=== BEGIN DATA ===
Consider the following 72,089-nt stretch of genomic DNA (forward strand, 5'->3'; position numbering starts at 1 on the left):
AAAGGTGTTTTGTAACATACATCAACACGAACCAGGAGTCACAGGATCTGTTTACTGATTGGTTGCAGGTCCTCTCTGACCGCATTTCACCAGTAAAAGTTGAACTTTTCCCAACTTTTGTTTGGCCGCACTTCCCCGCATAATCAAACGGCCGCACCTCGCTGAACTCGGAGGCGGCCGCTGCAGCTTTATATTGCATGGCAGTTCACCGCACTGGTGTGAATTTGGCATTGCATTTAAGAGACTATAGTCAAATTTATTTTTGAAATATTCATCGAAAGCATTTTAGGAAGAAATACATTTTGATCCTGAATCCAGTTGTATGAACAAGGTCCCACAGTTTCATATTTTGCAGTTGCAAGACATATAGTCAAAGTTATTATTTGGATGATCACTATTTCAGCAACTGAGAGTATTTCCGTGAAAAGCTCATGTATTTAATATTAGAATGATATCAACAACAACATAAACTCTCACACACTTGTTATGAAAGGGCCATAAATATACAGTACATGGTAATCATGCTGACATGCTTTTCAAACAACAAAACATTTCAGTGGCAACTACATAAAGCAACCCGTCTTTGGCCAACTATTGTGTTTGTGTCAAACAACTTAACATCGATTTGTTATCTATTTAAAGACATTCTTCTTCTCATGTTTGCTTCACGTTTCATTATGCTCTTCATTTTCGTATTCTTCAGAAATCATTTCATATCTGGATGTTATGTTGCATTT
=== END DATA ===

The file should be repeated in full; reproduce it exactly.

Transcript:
Consider the following 72,089-nt stretch of genomic DNA (forward strand, 5'->3'; position numbering starts at 1 on the left):
AAAGGTGTTTTGTAACATACATCAACACGAACCAGGAGTCACAGGATCTGTTTACTGATTGGTTGCAGGTCCTCTCTGACCGCATTTCACCAGTAAAAGTTGAACTTTTCCCAACTTTTGTTTGGCCGCACTTCCCCGCATAATCAAACGGCCGCACCTCGCTGAACTCGGAGGCGGCCGCTGCAGCTTTATATTGCATGGCAGTTCACCGCACTGGTGTGAATTTGGCATTGCATTTAAGAGACTATAGTCAAATTTATTTTTGAAATATTCATCGAAAGCATTTTAGGAAGAAATACATTTTGATCCTGAATCCAGTTGTATGAACAAGGTCCCACAGTTTCATATTTTGCAGTTGCAAGACATATAGTCAAAGTTATTATTTGGATGATCACTATTTCAGCAACTGAGAGTATTTCCGTGAAAAGCTCATGTATTTAATATTAGAATGATATCAACAACAACATAAACTCTCACACACTTGTTATGAAAGGGCCATAAATATACAGTACATGGTAATCATGCTGACATGCTTTTCAAACAACAAAACATTTCAGTGGCAACTACATAAAGCAACCCGTCTTTGGCCAACTATTGTGTTTGTGTCAAACAACTTAACATCGATTTGTTATCTATTTAAAGACATTCTTCTTCTCATGTTTGCTTCACGTTTCATTATGCTCTTCATTTTCGTATTCTTCAGAAATCATTTCATATCTGGATGTTATGTTGCATTT